"Everyone has to recognize, relatively speaking, we're still very early in this, right? This is not going away," said Dr. Abraar Karan, an infectious disease fellow in the Division of Infectious Diseases and Geographic Medicine at Stanford University.
If the pandemic moves into more of an endemic phase, meaning enough people have immune protection through natural infection and vaccination, it doesn't mean you can burn your masks. Rather, it means the spread of Covid will slow and result in fewer deaths and hospitalizations. But this state of endemicity is not guaranteed.
One metric to watch is a rising trend in cases and hospitalizations in the UK. Karan thinks that is mainly happening because of waning immunity, and the US could see similar trends.
"With the combination of our immunity waning and the virus mutating, future surges are unpredictable," Karan said.
What about autumn and winter?
With the unpredictability of the coronavirus, it's hard to know what will happen in the fall and winter, said David Montefiori, a virologist at Duke University Medical Center.
READ: You asked, we're answering: Your top questions about Covid-19
"This virus has thrown us some real curveballs," Montefiori said. Some experts say the coronavirus could eventually become seasonal like flu, but he doesn't think it's there yet.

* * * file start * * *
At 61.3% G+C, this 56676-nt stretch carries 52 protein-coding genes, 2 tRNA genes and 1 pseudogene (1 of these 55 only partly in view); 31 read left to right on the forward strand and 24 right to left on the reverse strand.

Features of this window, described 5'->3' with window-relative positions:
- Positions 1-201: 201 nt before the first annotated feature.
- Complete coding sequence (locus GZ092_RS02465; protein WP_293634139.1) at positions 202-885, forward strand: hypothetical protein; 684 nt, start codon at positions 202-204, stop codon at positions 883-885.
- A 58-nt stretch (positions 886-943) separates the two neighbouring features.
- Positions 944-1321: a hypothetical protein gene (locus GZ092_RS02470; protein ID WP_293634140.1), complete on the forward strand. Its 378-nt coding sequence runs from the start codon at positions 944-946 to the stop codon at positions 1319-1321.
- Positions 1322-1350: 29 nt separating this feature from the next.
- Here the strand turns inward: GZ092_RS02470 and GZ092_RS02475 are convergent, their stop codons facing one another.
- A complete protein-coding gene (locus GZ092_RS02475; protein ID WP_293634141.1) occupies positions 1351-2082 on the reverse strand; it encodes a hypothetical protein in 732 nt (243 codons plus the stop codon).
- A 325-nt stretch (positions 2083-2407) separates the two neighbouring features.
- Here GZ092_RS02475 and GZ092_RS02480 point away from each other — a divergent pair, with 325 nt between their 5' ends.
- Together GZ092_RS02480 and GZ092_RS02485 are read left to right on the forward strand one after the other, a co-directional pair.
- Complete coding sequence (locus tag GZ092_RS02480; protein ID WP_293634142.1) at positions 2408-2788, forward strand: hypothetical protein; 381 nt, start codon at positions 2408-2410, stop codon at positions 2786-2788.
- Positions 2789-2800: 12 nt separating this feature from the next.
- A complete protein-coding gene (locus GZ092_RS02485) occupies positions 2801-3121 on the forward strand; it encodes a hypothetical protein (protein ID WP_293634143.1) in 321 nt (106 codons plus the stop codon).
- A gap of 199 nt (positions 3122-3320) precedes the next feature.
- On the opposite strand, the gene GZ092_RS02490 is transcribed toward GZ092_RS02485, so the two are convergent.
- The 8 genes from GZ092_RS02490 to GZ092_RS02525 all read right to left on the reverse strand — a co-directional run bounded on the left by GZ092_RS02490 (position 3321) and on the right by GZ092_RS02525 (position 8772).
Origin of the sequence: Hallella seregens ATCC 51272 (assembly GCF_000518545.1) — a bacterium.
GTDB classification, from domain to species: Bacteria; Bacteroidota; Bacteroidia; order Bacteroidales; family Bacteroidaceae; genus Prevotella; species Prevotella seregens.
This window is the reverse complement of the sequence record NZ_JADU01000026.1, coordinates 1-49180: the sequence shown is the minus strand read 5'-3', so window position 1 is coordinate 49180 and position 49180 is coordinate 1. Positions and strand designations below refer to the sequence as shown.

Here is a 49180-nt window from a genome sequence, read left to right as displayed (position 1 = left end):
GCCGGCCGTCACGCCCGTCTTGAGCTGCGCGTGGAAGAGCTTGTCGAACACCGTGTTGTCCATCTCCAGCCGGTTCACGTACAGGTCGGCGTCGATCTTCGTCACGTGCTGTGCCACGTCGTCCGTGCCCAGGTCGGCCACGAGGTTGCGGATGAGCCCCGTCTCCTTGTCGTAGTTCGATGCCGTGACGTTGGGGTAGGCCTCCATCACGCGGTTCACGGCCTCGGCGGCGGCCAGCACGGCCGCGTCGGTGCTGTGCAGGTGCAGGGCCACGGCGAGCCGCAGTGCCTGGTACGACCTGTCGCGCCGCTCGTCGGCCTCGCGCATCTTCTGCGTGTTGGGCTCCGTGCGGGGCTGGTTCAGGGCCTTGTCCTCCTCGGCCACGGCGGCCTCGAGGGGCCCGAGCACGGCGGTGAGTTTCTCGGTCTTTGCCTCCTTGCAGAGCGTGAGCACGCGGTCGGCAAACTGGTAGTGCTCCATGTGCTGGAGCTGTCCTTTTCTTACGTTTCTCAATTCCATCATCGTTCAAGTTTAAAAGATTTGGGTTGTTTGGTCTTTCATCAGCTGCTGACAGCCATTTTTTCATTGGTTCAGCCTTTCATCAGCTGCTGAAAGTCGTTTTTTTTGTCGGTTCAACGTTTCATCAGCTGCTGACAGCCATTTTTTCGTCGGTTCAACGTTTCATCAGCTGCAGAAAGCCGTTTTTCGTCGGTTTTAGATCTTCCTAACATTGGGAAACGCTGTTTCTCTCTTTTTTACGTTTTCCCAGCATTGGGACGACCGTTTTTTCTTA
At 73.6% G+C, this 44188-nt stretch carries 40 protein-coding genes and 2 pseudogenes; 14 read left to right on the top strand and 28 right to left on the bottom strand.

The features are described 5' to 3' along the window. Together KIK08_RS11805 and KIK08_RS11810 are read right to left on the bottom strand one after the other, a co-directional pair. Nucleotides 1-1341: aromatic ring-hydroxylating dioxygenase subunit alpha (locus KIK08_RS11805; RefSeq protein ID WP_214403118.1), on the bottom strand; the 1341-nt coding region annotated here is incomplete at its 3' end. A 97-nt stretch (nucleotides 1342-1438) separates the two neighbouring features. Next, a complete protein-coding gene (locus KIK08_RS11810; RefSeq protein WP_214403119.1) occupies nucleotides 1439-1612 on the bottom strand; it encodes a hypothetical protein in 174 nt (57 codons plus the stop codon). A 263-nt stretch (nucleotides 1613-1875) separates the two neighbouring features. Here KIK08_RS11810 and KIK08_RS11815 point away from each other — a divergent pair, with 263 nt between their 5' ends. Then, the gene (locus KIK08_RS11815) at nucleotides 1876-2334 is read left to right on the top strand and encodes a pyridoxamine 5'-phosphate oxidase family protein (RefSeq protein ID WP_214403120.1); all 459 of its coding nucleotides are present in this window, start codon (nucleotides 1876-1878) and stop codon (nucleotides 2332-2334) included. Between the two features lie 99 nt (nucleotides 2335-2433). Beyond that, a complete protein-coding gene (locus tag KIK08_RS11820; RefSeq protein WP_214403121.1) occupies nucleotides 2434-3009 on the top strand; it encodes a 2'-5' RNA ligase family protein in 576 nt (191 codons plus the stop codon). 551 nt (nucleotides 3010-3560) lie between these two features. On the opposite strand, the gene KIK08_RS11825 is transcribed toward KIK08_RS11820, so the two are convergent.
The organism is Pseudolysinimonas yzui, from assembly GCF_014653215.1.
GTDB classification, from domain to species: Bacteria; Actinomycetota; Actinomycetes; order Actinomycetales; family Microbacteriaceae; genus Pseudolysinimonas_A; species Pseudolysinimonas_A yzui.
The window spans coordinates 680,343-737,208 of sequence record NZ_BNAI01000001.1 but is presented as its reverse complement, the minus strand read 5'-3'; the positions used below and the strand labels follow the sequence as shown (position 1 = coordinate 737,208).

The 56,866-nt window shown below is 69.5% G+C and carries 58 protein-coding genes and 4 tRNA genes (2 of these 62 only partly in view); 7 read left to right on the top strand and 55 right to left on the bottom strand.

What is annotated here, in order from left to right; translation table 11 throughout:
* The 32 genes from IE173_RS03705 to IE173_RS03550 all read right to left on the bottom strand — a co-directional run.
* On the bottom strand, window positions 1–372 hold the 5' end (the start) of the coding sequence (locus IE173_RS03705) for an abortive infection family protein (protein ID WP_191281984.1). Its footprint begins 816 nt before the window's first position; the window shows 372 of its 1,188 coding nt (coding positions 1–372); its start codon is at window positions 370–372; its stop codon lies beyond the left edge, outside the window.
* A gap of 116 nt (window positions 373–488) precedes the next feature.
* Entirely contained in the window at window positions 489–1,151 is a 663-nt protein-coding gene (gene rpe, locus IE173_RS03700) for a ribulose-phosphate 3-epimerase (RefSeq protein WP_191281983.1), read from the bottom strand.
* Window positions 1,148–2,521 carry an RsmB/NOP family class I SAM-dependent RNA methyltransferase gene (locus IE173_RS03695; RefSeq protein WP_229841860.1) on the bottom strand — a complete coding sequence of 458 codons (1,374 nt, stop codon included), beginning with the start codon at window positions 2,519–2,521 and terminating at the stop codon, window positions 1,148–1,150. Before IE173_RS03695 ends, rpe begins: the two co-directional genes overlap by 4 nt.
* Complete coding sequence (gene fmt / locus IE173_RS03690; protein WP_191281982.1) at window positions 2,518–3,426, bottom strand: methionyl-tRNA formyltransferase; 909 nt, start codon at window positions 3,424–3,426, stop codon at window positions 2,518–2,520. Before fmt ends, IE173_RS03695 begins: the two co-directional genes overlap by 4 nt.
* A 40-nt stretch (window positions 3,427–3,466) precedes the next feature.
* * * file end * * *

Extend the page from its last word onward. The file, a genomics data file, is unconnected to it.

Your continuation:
"Thinking of this as a seasonal virus like flu, that hasn't been the case so far. The variants seem to be periodic," Montefiori said. "Roughly every four to six months, we have a new variant."
He is optimistic, though, because Americans have so much immunity built up through vaccination, infection or a combination of the two.
"We might have another surge later this year, even early summer, but if there isn't one, that's saying the immunity we've built up as a population is doing a good job."
The concern, of course, is that a variant emerges that escapes the vaccines. "The good news is that vaccines can be quickly modified," Montefiori said.
With more access to tests and treatments now, many experts believe that the US is better prepared for a fall or winter surge than it was last year. Some say Covid-19 cases could climb for a while when colder weather sends people back inside and as they become more complacent about taking precautions.